PROVIDENCE, R.I. [Brown University] — With a new, nationally competitive Gilliam fellowship from the Howard Hughes Medical Institute, Valerie Zabala will be able to provide to others the gift of guidance she has received.
She praises the three mentors she’s had, starting with her undergraduate studies at Rhode Island College. The new award will support her in multiple ways, including financial support for three years of graduate studies and training to become a mentor to inspire others.
“I think I’m really fortunate that I have always been in places where people have been really encouraging,” she said. “But I know that’s not the case everywhere.”
A Rhode Island story
Her father, Eduardo Zabala of Providence, came to Rhode Island from Bolivia decades ago to work in the city’s once-thriving jewelry industry. While he may not understand the details of the science she does now, he has supported her path. He is, after all, her inspiration. Watching him melt and bend metals gave her an interest in chemistry.
Her scientific curiosity led her to work with biochemist Karen Almeida, a Brown alumna and a professor at Rhode Island College who introduced her to research. Then Zabala worked in the Rhode Island Hospital lab of Dr. Suzanne de la Monte, professor of pathology and laboratory medicine at Brown, who studies how liver metabolism and environmental exposures can ultimately affect the health of the brain.
Clearly it was a productive time. Earlier this year Zabala was the lead author on a paper with de la Monte in the journal Alcohol and Alcoholism, showing how a combination of alcohol and chemicals in cigarettes jointly attack the liver in rats.
It wasn’t until the last year of her undergraduate studies at RIC that Zabala even became aware of graduate school as an option;no one around her talked about it when she was making her initial college plans. But she wanted to continue to pursue science, so she applied to Brown.
“There is tremendous support for doctoral students here at Brown,” she said.
Now Zabala is in the beginning of her doctoral research — just last week she passed the exam that marks the transition into becoming a doctoral candidate. She is studying in the Rhode Island Hospital-based lab of Dr. Phil Gruppuso, professor of pediatrics and molecular biology, cell biology and biochemistry. She’s still studying the liver, but in a different way. Her dissertation will examine how surges in oxygen to the liver — for instance among premature babies or among transplant recipients — can be harmful, with the goal of preventing that harm from occurring.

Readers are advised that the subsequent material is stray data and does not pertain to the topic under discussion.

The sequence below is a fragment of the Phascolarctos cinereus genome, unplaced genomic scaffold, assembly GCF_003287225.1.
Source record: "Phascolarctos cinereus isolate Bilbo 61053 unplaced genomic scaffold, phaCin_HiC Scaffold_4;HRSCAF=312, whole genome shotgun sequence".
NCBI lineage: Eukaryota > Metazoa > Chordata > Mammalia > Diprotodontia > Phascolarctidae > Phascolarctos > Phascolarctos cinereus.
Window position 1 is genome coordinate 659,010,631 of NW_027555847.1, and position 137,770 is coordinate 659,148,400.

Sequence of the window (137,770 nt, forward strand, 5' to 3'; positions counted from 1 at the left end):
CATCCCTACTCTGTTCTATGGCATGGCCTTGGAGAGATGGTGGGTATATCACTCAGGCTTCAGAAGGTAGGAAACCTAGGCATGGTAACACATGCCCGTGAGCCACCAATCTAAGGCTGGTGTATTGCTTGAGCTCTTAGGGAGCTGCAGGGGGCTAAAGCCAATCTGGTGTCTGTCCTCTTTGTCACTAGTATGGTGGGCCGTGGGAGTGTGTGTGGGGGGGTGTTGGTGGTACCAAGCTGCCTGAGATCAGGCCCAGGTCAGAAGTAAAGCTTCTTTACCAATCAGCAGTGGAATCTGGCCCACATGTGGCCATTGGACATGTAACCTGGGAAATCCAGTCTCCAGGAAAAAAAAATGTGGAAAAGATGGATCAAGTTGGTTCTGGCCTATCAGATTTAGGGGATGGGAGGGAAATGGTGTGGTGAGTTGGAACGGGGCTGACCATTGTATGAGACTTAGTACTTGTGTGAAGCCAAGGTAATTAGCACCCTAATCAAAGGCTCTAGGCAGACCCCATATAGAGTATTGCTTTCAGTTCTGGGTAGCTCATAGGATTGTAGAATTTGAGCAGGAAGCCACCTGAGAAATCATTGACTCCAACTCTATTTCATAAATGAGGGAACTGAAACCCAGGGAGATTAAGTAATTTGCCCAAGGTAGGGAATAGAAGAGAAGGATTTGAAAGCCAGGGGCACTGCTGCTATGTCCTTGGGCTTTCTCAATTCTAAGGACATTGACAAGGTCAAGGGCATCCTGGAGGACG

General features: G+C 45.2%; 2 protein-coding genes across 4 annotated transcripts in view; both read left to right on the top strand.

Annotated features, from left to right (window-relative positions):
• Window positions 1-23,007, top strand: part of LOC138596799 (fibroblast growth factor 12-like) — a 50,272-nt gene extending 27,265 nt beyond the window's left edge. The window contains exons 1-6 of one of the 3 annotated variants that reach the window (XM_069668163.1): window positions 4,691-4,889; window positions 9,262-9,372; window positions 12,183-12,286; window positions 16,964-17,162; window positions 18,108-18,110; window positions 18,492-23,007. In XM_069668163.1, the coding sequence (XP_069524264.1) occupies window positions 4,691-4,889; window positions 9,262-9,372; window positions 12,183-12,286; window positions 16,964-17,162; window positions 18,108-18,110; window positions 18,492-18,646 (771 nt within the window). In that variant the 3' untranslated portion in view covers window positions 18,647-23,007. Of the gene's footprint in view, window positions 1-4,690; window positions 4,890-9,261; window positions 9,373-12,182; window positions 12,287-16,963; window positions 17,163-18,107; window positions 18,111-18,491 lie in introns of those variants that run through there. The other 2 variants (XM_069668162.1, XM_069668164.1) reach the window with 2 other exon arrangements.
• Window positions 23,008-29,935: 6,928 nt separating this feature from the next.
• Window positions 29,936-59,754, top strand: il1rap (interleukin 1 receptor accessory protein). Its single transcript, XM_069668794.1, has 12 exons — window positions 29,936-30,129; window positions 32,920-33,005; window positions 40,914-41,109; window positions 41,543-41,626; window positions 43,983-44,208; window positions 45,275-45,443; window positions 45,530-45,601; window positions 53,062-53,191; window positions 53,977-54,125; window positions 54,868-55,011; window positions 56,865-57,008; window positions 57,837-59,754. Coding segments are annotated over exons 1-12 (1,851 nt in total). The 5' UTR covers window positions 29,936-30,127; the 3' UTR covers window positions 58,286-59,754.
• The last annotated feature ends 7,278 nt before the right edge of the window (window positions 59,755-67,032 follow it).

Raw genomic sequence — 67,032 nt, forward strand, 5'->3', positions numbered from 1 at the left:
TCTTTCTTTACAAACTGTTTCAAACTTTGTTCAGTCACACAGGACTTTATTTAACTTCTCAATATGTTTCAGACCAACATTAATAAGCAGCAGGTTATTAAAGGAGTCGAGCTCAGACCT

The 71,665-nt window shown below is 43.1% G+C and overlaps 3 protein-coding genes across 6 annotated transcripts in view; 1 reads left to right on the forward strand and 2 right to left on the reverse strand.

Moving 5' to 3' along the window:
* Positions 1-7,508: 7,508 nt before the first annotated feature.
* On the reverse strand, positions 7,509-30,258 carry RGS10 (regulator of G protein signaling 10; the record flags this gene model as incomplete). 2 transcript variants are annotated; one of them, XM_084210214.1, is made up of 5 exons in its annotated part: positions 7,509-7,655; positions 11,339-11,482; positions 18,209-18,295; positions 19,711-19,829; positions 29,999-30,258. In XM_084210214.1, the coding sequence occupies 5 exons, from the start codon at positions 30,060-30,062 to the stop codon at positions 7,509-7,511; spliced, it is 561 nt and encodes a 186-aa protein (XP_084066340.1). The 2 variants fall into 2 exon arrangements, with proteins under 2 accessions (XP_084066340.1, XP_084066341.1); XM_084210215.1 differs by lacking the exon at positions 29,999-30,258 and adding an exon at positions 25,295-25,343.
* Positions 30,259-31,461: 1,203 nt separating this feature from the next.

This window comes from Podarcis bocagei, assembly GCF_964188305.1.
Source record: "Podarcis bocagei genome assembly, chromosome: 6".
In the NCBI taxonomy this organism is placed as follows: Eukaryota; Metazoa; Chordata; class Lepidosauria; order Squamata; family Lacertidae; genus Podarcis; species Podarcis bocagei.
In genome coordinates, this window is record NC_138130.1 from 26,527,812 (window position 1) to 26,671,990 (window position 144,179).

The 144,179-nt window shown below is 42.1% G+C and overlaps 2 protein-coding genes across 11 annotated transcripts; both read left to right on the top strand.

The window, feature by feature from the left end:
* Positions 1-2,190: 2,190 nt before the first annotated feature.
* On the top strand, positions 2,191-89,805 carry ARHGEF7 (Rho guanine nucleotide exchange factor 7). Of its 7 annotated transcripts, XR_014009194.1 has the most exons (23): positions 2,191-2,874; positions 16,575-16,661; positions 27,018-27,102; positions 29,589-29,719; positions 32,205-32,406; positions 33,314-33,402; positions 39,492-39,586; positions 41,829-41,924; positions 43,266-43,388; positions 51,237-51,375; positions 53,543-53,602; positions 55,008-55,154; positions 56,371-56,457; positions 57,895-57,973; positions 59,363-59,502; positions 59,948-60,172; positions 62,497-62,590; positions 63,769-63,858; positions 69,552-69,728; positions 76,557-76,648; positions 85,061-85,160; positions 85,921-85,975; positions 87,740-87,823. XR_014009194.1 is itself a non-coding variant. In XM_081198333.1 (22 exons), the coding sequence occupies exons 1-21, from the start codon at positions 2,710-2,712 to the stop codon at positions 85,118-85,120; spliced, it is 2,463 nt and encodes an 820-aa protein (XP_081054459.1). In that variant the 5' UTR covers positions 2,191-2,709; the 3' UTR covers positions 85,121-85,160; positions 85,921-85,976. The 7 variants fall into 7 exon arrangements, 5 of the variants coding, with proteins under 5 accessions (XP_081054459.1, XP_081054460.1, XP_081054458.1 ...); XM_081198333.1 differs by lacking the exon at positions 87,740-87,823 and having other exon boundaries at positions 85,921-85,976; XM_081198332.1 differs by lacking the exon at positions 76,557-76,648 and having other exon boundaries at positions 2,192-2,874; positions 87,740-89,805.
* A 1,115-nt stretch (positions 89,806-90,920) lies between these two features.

In addition to earning the HHMI fellowship, Zabala received an NSF fellowship that will support her work afterward.
“She is wonderfully dedicated to and interested in science,” Gruppuso said. “ And, needless to say, she is very bright.”
A new opportunity
Zabala’s work with her HHMI fellowship will begin at the first meeting in late September in Washington, D.C. She and other winners will present their work and mix and mingle other scientists from different disciplines. She said the experience promises to give her fresh ideas about doing science that she may be able to apply to in her own work.
She’ll also begin the mentoring training. The Gilliam Fellowship provides support and training to students who are committed to promoting diversity and inclusion in biomedical research at their university and in their careers.
“There are going to be breakout sessions where we talk about inclusion in the sciences and what that means to us and [how we can] prepare to become mentors in the future,” she said. “Being a mentor is so important in promoting diversity and inclusion in the sciences [for] people who wouldn’t normally go into the sciences. Having mentors available is what changes the face of what we do.”
Zabala said she looks forward to that.
“I have had fantastic mentors. I’ve been very, very lucky between Karen, Suzanne, and now Phil,” she said. “They provide a lot of professional development advice, and not only were they supportive of me but they also gave me such great criticism. They were able to help me become a better scientist and a better student. I would love to do that for other people.”
Gruppuso said she’ll get the chance, as a new and less experienced researcher has just joined the lab.
“She is a very generous and warm person,” Gruppuso said. “She’ll be a great mentor.”